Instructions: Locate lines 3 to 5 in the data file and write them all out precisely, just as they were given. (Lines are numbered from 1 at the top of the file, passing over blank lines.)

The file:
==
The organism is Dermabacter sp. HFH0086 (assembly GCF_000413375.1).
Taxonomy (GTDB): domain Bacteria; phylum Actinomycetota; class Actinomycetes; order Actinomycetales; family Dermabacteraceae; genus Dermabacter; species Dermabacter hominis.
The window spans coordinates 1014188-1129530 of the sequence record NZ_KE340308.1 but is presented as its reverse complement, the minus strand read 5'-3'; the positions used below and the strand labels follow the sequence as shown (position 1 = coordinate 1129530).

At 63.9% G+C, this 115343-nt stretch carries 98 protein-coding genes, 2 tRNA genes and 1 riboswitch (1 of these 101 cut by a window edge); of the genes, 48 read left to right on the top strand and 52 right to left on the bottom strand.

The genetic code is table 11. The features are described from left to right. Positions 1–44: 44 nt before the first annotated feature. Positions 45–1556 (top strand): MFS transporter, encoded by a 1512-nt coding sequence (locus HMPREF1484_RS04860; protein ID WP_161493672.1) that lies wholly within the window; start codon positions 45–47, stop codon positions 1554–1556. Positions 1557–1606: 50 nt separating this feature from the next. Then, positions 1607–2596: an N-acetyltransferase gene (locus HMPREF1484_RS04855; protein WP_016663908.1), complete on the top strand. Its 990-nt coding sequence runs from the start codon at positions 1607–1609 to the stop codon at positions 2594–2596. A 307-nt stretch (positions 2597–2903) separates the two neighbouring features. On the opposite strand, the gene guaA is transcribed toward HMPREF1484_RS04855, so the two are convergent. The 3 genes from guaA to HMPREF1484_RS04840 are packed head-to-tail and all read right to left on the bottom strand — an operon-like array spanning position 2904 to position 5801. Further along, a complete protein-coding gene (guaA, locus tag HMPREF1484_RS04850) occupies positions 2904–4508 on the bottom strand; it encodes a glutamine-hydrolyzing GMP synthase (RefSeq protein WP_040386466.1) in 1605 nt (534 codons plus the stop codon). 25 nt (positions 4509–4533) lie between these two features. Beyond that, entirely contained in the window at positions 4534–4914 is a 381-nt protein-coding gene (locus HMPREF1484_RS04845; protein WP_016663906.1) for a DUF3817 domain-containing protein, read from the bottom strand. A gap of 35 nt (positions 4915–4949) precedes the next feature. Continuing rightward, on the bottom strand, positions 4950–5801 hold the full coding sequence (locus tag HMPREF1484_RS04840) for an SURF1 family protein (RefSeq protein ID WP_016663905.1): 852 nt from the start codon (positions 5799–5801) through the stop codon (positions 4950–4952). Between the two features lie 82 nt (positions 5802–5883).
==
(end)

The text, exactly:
The window spans coordinates 1014188-1129530 of the sequence record NZ_KE340308.1 but is presented as its reverse complement, the minus strand read 5'-3'; the positions used below and the strand labels follow the sequence as shown (position 1 = coordinate 1129530).

At 63.9% G+C, this 115343-nt stretch carries 98 protein-coding genes, 2 tRNA genes and 1 riboswitch (1 of these 101 cut by a window edge); of the genes, 48 read left to right on the top strand and 52 right to left on the bottom strand.

The genetic code is table 11. The features are described from left to right. Positions 1–44: 44 nt before the first annotated feature. Positions 45–1556 (top strand): MFS transporter, encoded by a 1512-nt coding sequence (locus HMPREF1484_RS04860; protein ID WP_161493672.1) that lies wholly within the window; start codon positions 45–47, stop codon positions 1554–1556. Positions 1557–1606: 50 nt separating this feature from the next. Then, positions 1607–2596: an N-acetyltransferase gene (locus HMPREF1484_RS04855; protein WP_016663908.1), complete on the top strand. Its 990-nt coding sequence runs from the start codon at positions 1607–1609 to the stop codon at positions 2594–2596. A 307-nt stretch (positions 2597–2903) separates the two neighbouring features. On the opposite strand, the gene guaA is transcribed toward HMPREF1484_RS04855, so the two are convergent. The 3 genes from guaA to HMPREF1484_RS04840 are packed head-to-tail and all read right to left on the bottom strand — an operon-like array spanning position 2904 to position 5801. Further along, a complete protein-coding gene (guaA, locus tag HMPREF1484_RS04850) occupies positions 2904–4508 on the bottom strand; it encodes a glutamine-hydrolyzing GMP synthase (RefSeq protein WP_040386466.1) in 1605 nt (534 codons plus the stop codon). 25 nt (positions 4509–4533) lie between these two features. Beyond that, entirely contained in the window at positions 4534–4914 is a 381-nt protein-coding gene (locus HMPREF1484_RS04845; protein WP_016663906.1) for a DUF3817 domain-containing protein, read from the bottom strand. A gap of 35 nt (positions 4915–4949) precedes the next feature. Continuing rightward, on the bottom strand, positions 4950–5801 hold the full coding sequence (locus tag HMPREF1484_RS04840) for an SURF1 family protein (RefSeq protein ID WP_016663905.1): 852 nt from the start codon (positions 5799–5801) through the stop codon (positions 4950–4952). Between the two features lie 82 nt (positions 5802–5883).